#writemotivation Check In


Here are my goals for March:

  • Complete my novel revision
  • Post two blog entries each week
  • Update my journal project and keep it current

One week in on this challenge and I’m fairly wobbly on the balancing act of actual writing versus platform growth and maintenance. I keep picturing Janelle Monae performing Tightrope in my head. I did manage to post at least two blog entries and to work through fifty pages of revision on my latest project, Institutionalized: I’m not Crazy. It’s a young adult (YA) novel about a young girl who is put away in a psych hospital as an out of control alcoholic runaway after she witnesses something she shouldn’t. She struggles with the abrupt changes in her reality brought about by what she witnessed, and how to convince someone – anyone – that she’s not crazy.

Now I only have 240+ pages to go. I just have to make sure I’m revising at least eighty pages a week for the rest of the month. Next month, it’s submission time. *gulp*

I didn’t even touch my journal project. I have been thinking about doing some kind of project/book dealing with autism for a long time, but I haven’t been ready – it’s just too close to the surface, the emotions, for me to write anything good. People are always curious about what life is like with a child autism and it’s difficult to explain in general terms, sometimes. One friend recently asked me if he would ever drive a car. I had to explain that even if he could ever get over his coordination issues, he could never get past his attention issues. Children with autism have difficulty filtering out stimuli and so can easily get overstimulated. Not good for rush hour traffic. Even if an airplane flew overhead – CRASH! So I came up with the idea of journaling my life with my son Trevor for one year. Maybe that could help me show what life with autism is really like and vent all of those emotions at the same time. Trevor turns eighteen next January. All kinds of things will start to change with this birthday. It’s a good year to try it.

Even when I don’t make daily entries, I make brief notes on my calendar and I’m just really behind on putting them down in the actual journal format. That’s the goal for this week for the journal- to get those entries caught up.

How are you doing with your writing goals? I’ll leave you with this motivational song to help you keep the balance going as you try to reach your writing goals as well:

Happy Birthday, Dr. Seuss! Trevor still loves you and so do I.

Dr. Seuss has played a prominent role in our family. I read to my children from a very young age, knowing that one day, they would take off without me on their own reading adventures. Well, one of my children did. My son, Trevor was different. My son was diagnosed with autism at the age of four. He needed the security of repetition, of familiarity. He could never get enough of Dr. Seuss. We once flew from Oklahoma City to Denver on vacation and although Trevor loved being in an airplane, it was something new. His anxiety was extremely high. On that flight I must have read Go, Dog. Go! and One Fish, Two Fish, Red Fish, Blue Fish at least twenty times. Each. (I can still read those two books with my eyes shut. *wink*)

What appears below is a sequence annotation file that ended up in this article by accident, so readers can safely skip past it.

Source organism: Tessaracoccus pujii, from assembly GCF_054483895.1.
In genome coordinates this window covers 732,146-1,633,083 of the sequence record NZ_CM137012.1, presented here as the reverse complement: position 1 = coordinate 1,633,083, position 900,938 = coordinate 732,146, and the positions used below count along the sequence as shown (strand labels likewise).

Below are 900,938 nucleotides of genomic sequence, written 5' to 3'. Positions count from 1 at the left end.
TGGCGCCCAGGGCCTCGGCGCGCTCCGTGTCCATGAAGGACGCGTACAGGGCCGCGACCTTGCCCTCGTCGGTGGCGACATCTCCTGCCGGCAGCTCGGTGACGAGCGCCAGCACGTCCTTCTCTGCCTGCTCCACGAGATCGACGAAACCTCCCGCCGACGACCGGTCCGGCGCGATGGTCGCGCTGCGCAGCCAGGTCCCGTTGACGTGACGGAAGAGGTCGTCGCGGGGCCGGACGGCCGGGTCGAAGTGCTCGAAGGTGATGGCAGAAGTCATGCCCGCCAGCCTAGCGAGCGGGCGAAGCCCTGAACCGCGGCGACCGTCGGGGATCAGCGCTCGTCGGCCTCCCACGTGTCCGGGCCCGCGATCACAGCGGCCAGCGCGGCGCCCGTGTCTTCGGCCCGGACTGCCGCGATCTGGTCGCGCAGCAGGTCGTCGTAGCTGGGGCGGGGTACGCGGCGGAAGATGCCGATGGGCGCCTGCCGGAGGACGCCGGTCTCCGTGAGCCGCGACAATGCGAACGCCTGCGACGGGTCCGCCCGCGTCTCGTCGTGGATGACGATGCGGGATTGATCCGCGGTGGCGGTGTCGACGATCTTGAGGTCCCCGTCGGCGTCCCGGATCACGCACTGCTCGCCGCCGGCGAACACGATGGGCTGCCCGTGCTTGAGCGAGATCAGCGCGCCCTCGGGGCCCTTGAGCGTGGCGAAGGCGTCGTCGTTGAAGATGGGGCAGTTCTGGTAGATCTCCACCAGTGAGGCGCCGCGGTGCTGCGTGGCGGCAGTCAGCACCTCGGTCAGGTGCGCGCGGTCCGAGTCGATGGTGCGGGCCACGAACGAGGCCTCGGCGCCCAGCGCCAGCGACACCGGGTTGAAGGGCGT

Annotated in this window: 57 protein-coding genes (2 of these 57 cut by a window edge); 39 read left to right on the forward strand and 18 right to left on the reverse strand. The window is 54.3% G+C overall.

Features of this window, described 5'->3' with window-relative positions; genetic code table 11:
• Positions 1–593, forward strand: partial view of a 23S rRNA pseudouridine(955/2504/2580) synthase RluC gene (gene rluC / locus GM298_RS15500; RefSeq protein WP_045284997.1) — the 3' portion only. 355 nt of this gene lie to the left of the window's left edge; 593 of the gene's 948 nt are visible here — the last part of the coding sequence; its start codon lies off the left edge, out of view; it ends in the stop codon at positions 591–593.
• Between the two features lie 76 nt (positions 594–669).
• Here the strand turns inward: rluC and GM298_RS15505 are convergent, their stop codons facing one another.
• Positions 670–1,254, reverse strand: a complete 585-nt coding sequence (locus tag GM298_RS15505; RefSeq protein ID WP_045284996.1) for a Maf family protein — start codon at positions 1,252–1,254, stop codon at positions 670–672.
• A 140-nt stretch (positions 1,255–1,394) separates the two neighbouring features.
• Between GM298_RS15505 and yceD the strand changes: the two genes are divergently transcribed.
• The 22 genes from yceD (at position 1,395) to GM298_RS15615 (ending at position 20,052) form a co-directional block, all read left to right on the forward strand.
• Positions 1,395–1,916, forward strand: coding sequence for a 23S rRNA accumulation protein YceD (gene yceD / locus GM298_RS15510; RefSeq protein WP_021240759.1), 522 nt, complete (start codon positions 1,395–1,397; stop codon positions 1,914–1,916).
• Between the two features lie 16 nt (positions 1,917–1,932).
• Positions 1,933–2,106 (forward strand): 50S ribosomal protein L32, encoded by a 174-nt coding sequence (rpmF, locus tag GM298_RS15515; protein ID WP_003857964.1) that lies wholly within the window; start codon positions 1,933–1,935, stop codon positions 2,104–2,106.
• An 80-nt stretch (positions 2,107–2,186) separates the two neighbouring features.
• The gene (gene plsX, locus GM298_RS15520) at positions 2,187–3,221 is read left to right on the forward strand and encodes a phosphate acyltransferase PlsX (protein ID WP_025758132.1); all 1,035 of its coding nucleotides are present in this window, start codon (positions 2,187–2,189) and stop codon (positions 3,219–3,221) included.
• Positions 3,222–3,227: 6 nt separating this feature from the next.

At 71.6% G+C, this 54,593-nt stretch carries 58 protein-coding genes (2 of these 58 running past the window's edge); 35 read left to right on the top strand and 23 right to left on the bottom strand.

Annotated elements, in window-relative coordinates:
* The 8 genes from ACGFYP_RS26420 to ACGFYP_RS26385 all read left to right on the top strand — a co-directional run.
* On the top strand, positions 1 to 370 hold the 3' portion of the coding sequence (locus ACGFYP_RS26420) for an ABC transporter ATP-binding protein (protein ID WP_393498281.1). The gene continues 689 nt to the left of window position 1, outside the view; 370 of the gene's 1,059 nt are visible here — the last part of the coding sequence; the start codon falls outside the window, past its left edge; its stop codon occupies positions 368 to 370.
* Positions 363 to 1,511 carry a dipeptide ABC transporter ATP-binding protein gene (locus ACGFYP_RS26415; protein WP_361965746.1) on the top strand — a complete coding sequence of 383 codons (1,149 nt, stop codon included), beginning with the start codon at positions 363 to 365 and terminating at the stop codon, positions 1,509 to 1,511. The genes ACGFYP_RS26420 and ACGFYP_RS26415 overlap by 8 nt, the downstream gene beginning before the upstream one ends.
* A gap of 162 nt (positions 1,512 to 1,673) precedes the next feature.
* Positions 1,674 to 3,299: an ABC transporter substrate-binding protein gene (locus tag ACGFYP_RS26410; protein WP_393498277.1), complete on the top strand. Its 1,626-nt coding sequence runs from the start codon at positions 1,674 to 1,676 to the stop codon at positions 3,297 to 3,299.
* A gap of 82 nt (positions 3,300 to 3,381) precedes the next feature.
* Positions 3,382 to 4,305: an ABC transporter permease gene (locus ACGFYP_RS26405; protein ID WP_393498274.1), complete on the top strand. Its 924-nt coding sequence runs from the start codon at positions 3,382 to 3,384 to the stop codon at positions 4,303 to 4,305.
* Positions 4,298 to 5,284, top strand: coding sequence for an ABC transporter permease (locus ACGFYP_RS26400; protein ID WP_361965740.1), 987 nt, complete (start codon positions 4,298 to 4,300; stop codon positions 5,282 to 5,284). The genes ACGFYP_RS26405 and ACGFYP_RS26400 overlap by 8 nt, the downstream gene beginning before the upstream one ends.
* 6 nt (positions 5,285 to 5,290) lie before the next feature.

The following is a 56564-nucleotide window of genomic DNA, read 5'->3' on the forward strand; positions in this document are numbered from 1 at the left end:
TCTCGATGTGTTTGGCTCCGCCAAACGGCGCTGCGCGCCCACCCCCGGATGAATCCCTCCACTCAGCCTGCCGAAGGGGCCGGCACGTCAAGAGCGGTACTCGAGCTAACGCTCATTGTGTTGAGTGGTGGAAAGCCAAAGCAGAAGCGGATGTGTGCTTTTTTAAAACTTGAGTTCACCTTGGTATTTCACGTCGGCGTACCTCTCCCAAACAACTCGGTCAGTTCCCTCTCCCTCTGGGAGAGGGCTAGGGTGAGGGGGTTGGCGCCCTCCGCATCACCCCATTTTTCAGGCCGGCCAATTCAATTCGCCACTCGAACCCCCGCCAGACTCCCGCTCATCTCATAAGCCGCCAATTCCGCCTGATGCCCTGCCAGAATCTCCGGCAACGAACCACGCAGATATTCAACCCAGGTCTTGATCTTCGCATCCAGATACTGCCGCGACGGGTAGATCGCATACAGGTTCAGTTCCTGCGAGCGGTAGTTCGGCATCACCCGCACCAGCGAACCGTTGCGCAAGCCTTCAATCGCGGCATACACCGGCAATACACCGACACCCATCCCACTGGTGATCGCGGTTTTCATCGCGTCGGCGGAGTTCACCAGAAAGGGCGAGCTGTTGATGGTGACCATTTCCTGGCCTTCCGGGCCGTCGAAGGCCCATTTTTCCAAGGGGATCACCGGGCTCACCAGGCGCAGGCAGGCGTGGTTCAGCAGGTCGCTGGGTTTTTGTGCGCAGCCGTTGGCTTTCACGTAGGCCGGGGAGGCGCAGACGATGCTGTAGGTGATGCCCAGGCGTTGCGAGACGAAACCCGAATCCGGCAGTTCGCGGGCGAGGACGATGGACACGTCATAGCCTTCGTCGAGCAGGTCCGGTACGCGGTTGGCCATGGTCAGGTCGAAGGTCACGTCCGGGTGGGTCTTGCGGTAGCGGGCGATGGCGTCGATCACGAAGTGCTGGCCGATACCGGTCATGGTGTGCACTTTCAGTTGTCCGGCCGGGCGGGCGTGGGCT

Shortly after that trip, we expanded Trevor’s Seuss library – and I may have buried those two books just to save my sanity. (That incessant rhyming was driving me mad!) I’m sorry to say that I fell out of love with Dr. Seuss every time Trevor found my hiding place and those two books resurfaced and I was forced to read them again.

We ran into another situation with Dr. Seuss when Trevor hit grade school. He found a friend in his autism classroom that also loved the Dr. Seuss books. In fact, they both loved Dr. Seuss so much that they would spend the whole day talking in nothing but Seuss dialogue. All his classmate would have to say to get things started would be, “Hey Trevor, ‘Are you my Mother’?” and off they’d go exchanging lines from that book until they moved onto the next one. After much arguing, banning “Dr. Seuss talk”, crying in frustration, I learned to find the silver lining in this problem; he had found a friend.

Life with a child on the autism spectrum can sometimes feel like you have chaotic Things rushing about trying to help you fix a small problem only to end up with a wrecked house. The story of The Cat in the Hat and the other longer stories helped me fall back in love with Dr. Seuss and embrace the chaos. Who says life has to be neat and perfect? Who says our kids have to be that way either?

Seuss really wrote stories for his audience and not for the parents. Although his stories may have a moral or a message, they do not take precedent over the telling of the story itself. What parent would want a writer to tell kids that if they totally wreck the house and break all the rules, but manage to clean up and hide all signs of their crimes, they don’t necessarily have to tell their parents anything about it? I love that. I love how he ends The Cat in the Hat with a question – making kids think for themselves and NOT giving them the answer. Refreshing, no?

My son is seventeen, now, and although he can read by himself – all the way up to a third grade level – and he does read many other books, he still likes for me to read to him. And his favorite books are still by Dr. Seuss. I love you, Trevor.

And I love Dr. Seuss. Happy Birthday!